Students selecting the comprehensive exam should register for CIRP 5193 and should meet regularly with the faculty member in charge of the course, so that they can adequately prepare for the exam during the semester. The exam may be oral and/or written, at the discretion of the faculty member in charge. It will cover material related to the required core, the emphasis area, and any other material which the faculty believe is relevant.
Any courses may be chosen as electives. However, students without strong skills in writing are strongly urged to take URPA 5341, Professional Report Writing, as one of their electives; students lacking background in architecture, landscape architecture, or graphic communication are strongly urged to take CIRP 5314, Advanced Planning Graphics and Presentation Workshop, as an elective; and students lacking experience in project management and oral presentations are strongly urged to take CIRP 5363, Communication Skills in Planning and Management, as an elective choice.
Dual degrees can be arranged with any suitable program. By participating in a dual degree program, students may apply 6-18 total semester credit hours jointly to meet the requirements of both degrees, thus reducing the total number of hours required to earn both degrees separately (subject to the approval of Graduate Advisors from both programs). Degree plans, thesis or professional report proposals and programs of work must be approved by Graduate Advisors from both programs. The successful candidate will be awarded both degrees rather than one joint degree.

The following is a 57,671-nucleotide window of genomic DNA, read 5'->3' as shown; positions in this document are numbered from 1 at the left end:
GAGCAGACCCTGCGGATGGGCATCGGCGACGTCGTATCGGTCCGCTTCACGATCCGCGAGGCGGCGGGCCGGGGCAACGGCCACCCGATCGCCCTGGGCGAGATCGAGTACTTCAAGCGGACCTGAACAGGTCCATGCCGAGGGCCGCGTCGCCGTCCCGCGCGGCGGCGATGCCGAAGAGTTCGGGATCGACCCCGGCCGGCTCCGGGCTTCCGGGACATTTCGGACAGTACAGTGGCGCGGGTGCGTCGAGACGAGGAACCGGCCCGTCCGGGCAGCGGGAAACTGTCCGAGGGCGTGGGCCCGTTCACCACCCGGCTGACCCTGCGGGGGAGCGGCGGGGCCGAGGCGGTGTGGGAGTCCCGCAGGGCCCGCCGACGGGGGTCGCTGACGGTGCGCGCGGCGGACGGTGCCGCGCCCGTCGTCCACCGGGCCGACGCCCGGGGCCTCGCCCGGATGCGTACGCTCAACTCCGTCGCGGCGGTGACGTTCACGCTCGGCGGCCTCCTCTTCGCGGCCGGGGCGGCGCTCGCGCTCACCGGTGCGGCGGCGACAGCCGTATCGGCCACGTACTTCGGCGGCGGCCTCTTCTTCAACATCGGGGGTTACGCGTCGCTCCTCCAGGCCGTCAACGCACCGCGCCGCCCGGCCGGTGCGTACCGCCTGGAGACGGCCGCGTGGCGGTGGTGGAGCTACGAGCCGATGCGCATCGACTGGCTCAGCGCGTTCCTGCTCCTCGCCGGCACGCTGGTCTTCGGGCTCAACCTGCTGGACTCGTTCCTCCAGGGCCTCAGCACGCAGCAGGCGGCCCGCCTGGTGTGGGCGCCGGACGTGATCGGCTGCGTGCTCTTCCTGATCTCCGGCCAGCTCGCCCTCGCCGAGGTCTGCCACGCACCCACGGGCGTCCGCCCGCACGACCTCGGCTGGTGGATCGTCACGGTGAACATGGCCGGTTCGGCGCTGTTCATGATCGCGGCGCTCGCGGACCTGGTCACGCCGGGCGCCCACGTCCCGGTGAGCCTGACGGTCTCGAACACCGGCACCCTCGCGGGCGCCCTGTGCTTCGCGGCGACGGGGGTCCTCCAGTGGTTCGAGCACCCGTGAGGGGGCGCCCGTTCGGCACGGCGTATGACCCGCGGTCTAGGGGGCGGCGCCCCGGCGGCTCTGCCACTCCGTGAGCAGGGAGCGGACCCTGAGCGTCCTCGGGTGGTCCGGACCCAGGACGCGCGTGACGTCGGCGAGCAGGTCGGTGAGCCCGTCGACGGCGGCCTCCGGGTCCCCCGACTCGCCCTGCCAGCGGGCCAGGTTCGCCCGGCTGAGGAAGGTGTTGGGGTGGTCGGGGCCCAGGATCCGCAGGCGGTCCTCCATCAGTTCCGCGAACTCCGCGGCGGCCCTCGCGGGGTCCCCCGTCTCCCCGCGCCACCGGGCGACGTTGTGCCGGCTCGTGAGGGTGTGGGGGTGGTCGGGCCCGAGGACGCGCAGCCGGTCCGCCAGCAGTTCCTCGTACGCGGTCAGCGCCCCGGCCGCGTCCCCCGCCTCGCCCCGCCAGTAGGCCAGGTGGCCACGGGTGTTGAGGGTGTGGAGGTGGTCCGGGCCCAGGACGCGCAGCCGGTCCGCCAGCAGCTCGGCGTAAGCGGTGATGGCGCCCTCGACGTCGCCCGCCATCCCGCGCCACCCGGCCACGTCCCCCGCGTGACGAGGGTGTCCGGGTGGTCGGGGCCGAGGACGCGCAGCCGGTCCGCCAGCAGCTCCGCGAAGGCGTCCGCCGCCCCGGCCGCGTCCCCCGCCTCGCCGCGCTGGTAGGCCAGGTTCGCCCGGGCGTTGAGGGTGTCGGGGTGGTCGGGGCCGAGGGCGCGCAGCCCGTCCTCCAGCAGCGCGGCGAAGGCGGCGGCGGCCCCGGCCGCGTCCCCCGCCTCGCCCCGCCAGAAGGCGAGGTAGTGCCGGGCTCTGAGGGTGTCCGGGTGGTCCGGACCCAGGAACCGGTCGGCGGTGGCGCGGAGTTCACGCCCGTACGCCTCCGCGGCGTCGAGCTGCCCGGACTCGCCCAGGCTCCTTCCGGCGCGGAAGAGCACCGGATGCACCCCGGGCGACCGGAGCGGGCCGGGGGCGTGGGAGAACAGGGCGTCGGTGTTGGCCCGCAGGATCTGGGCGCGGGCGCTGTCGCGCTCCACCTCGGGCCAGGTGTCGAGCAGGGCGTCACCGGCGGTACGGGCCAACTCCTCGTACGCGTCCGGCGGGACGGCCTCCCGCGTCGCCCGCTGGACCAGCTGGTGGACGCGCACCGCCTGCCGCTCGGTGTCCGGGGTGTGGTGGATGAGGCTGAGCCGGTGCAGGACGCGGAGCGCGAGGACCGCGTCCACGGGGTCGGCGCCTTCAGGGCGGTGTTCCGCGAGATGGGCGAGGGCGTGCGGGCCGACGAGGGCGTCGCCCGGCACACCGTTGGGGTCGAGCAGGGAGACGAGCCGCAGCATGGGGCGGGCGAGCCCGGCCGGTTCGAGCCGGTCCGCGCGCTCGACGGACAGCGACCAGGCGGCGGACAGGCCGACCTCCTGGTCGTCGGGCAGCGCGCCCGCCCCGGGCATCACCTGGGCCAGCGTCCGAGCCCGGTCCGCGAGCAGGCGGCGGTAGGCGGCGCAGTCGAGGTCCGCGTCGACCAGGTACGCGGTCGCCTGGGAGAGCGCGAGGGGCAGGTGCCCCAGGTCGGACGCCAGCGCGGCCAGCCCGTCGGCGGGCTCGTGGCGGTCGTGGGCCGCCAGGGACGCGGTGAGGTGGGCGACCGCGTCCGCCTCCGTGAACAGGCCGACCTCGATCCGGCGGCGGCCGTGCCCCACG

To participate in the dual degree program, students must make separate application to each program and must submit a separate program of work for each degree. Those interested in the dual degree program should consult the appropriate Graduate Advisors for further information on course requirements. See also the statement on Dual Degree Programs in the general information section of the catalog.
Arrangements to offer the following dual degrees have already been made between CIRP and the appropriate Graduate Advisors.
M.C.R.P. and M.P.A. (Master of Public Administration)
M.C.R.P. and M.A. (Master of Arts in Urban Affairs)
M.C.R.P. and M.S.W. (Master of Social Work)
*M.C.R.P. and M.Arch. (Master of Architecture)
M.C.R.P. and M.S.L.A. (Master of Science in Landscape Architecture)
M.C.R.P. and M.S.C.E. (Master of Science in Civil Engineering)/M.Engr. (Master of Engineering)
M.C.R.P. and M.S.Ev.S.E. (Master of Science in Environmental Science and Engineering)
*CIRP students without a Bachelor's degree in Architecture will take Path A in the architecture program; those with an undergraduate degree will take Path B. All 15 credit hours of electives in the M.Arch. program will be taken in the MCRP program. Only in special instances may students select the thesis substitute plan of the MCRP program.